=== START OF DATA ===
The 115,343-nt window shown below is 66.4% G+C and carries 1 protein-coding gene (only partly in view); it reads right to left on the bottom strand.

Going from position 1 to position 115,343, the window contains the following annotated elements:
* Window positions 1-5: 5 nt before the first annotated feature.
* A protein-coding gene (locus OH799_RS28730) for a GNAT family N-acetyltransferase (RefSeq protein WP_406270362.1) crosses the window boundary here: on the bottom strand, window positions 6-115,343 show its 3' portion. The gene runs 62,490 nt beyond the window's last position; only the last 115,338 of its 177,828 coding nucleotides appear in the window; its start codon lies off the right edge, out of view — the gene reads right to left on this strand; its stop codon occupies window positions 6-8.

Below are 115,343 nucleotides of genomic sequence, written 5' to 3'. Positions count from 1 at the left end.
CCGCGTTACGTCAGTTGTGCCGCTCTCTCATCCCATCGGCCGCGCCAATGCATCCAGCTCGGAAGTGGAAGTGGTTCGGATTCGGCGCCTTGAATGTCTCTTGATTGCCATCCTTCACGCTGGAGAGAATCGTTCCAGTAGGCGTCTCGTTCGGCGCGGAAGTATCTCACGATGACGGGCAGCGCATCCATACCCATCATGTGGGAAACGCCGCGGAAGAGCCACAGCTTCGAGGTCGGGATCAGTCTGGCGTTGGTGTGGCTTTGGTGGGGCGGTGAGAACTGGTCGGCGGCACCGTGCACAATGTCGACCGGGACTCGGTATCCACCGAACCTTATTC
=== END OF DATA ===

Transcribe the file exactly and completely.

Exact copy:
The 115,343-nt window shown below is 66.4% G+C and carries 1 protein-coding gene (only partly in view); it reads right to left on the bottom strand.

Going from position 1 to position 115,343, the window contains the following annotated elements:
* Window positions 1-5: 5 nt before the first annotated feature.
* A protein-coding gene (locus OH799_RS28730) for a GNAT family N-acetyltransferase (RefSeq protein WP_406270362.1) crosses the window boundary here: on the bottom strand, window positions 6-115,343 show its 3' portion. The gene runs 62,490 nt beyond the window's last position; only the last 115,338 of its 177,828 coding nucleotides appear in the window; its start codon lies off the right edge, out of view — the gene reads right to left on this strand; its stop codon occupies window positions 6-8.

Below are 115,343 nucleotides of genomic sequence, written 5' to 3'. Positions count from 1 at the left end.
CCGCGTTACGTCAGTTGTGCCGCTCTCTCATCCCATCGGCCGCGCCAATGCATCCAGCTCGGAAGTGGAAGTGGTTCGGATTCGGCGCCTTGAATGTCTCTTGATTGCCATCCTTCACGCTGGAGAGAATCGTTCCAGTAGGCGTCTCGTTCGGCGCGGAAGTATCTCACGATGACGGGCAGCGCATCCATACCCATCATGTGGGAAACGCCGCGGAAGAGCCACAGCTTCGAGGTCGGGATCAGTCTGGCGTTGGTGTGGCTTTGGTGGGGCGGTGAGAACTGGTCGGCGGCACCGTGCACAATGTCGACCGGGACTCGGTATCCACCGAACCTTATTC